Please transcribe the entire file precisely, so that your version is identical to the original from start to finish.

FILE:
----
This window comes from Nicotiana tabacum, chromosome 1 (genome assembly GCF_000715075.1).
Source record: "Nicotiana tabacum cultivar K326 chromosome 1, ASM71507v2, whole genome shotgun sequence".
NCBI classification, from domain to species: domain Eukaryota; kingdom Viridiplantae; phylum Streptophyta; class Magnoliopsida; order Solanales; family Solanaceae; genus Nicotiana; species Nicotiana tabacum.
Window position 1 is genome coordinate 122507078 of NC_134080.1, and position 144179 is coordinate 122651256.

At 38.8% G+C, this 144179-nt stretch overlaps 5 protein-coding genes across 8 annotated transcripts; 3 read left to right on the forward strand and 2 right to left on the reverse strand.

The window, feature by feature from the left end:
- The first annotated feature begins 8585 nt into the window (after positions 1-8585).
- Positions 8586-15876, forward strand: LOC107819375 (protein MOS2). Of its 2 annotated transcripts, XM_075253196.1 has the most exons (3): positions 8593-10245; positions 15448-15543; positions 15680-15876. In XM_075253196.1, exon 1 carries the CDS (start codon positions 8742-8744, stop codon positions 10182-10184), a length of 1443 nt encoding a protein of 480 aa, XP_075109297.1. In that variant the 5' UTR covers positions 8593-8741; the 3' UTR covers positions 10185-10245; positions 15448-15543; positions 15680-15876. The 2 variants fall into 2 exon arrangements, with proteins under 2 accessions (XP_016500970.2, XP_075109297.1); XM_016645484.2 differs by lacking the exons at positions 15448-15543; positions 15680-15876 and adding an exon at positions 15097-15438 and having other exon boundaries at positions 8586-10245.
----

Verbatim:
This window comes from Nicotiana tabacum, chromosome 1 (genome assembly GCF_000715075.1).
Source record: "Nicotiana tabacum cultivar K326 chromosome 1, ASM71507v2, whole genome shotgun sequence".
NCBI classification, from domain to species: domain Eukaryota; kingdom Viridiplantae; phylum Streptophyta; class Magnoliopsida; order Solanales; family Solanaceae; genus Nicotiana; species Nicotiana tabacum.
Window position 1 is genome coordinate 122507078 of NC_134080.1, and position 144179 is coordinate 122651256.

At 38.8% G+C, this 144179-nt stretch overlaps 5 protein-coding genes across 8 annotated transcripts; 3 read left to right on the forward strand and 2 right to left on the reverse strand.

The window, feature by feature from the left end:
- The first annotated feature begins 8585 nt into the window (after positions 1-8585).
- Positions 8586-15876, forward strand: LOC107819375 (protein MOS2). Of its 2 annotated transcripts, XM_075253196.1 has the most exons (3): positions 8593-10245; positions 15448-15543; positions 15680-15876. In XM_075253196.1, exon 1 carries the CDS (start codon positions 8742-8744, stop codon positions 10182-10184), a length of 1443 nt encoding a protein of 480 aa, XP_075109297.1. In that variant the 5' UTR covers positions 8593-8741; the 3' UTR covers positions 10185-10245; positions 15448-15543; positions 15680-15876. The 2 variants fall into 2 exon arrangements, with proteins under 2 accessions (XP_016500970.2, XP_075109297.1); XM_016645484.2 differs by lacking the exons at positions 15448-15543; positions 15680-15876 and adding an exon at positions 15097-15438 and having other exon boundaries at positions 8586-10245.